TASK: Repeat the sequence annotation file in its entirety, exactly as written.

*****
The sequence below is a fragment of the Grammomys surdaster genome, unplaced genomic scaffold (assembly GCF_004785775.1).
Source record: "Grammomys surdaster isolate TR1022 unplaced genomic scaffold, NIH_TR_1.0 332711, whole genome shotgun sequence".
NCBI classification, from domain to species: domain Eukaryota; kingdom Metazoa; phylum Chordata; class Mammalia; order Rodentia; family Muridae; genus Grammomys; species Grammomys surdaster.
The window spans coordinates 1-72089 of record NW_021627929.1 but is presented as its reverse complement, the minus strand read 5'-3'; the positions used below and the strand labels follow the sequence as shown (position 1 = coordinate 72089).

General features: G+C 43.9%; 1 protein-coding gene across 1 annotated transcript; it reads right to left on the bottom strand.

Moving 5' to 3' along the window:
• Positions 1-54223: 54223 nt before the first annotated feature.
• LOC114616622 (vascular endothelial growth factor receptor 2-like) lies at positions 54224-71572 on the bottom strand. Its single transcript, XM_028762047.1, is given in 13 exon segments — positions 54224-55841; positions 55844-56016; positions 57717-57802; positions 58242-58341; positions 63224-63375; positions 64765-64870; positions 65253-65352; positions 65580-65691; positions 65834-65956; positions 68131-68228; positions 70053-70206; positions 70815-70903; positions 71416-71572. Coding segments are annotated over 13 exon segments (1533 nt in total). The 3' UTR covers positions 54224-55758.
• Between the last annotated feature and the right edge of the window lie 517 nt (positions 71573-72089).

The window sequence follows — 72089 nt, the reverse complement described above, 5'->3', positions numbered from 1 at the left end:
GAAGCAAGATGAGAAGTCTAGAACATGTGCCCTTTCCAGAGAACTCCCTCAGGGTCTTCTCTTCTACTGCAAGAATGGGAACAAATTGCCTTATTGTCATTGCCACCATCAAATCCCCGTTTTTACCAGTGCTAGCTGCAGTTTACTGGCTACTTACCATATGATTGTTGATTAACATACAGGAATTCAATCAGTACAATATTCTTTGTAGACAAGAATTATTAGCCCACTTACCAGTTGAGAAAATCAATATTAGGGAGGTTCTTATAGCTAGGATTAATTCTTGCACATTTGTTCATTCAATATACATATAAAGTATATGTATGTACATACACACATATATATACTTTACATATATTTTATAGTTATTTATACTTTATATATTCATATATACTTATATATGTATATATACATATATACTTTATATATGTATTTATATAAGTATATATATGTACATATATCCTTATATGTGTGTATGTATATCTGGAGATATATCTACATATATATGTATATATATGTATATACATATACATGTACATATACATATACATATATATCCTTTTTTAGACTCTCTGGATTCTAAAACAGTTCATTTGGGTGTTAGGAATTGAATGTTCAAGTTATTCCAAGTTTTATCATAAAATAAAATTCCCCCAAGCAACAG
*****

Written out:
The sequence below is a fragment of the Grammomys surdaster genome, unplaced genomic scaffold (assembly GCF_004785775.1).
Source record: "Grammomys surdaster isolate TR1022 unplaced genomic scaffold, NIH_TR_1.0 332711, whole genome shotgun sequence".
NCBI classification, from domain to species: domain Eukaryota; kingdom Metazoa; phylum Chordata; class Mammalia; order Rodentia; family Muridae; genus Grammomys; species Grammomys surdaster.
The window spans coordinates 1-72089 of record NW_021627929.1 but is presented as its reverse complement, the minus strand read 5'-3'; the positions used below and the strand labels follow the sequence as shown (position 1 = coordinate 72089).

General features: G+C 43.9%; 1 protein-coding gene across 1 annotated transcript; it reads right to left on the bottom strand.

Moving 5' to 3' along the window:
• Positions 1-54223: 54223 nt before the first annotated feature.
• LOC114616622 (vascular endothelial growth factor receptor 2-like) lies at positions 54224-71572 on the bottom strand. Its single transcript, XM_028762047.1, is given in 13 exon segments — positions 54224-55841; positions 55844-56016; positions 57717-57802; positions 58242-58341; positions 63224-63375; positions 64765-64870; positions 65253-65352; positions 65580-65691; positions 65834-65956; positions 68131-68228; positions 70053-70206; positions 70815-70903; positions 71416-71572. Coding segments are annotated over 13 exon segments (1533 nt in total). The 3' UTR covers positions 54224-55758.
• Between the last annotated feature and the right edge of the window lie 517 nt (positions 71573-72089).

The window sequence follows — 72089 nt, the reverse complement described above, 5'->3', positions numbered from 1 at the left end:
GAAGCAAGATGAGAAGTCTAGAACATGTGCCCTTTCCAGAGAACTCCCTCAGGGTCTTCTCTTCTACTGCAAGAATGGGAACAAATTGCCTTATTGTCATTGCCACCATCAAATCCCCGTTTTTACCAGTGCTAGCTGCAGTTTACTGGCTACTTACCATATGATTGTTGATTAACATACAGGAATTCAATCAGTACAATATTCTTTGTAGACAAGAATTATTAGCCCACTTACCAGTTGAGAAAATCAATATTAGGGAGGTTCTTATAGCTAGGATTAATTCTTGCACATTTGTTCATTCAATATACATATAAAGTATATGTATGTACATACACACATATATATACTTTACATATATTTTATAGTTATTTATACTTTATATATTCATATATACTTATATATGTATATATACATATATACTTTATATATGTATTTATATAAGTATATATATGTACATATATCCTTATATGTGTGTATGTATATCTGGAGATATATCTACATATATATGTATATATATGTATATACATATACATGTACATATACATATACATATATATCCTTTTTTAGACTCTCTGGATTCTAAAACAGTTCATTTGGGTGTTAGGAATTGAATGTTCAAGTTATTCCAAGTTTTATCATAAAATAAAATTCCCCCAAGCAACAG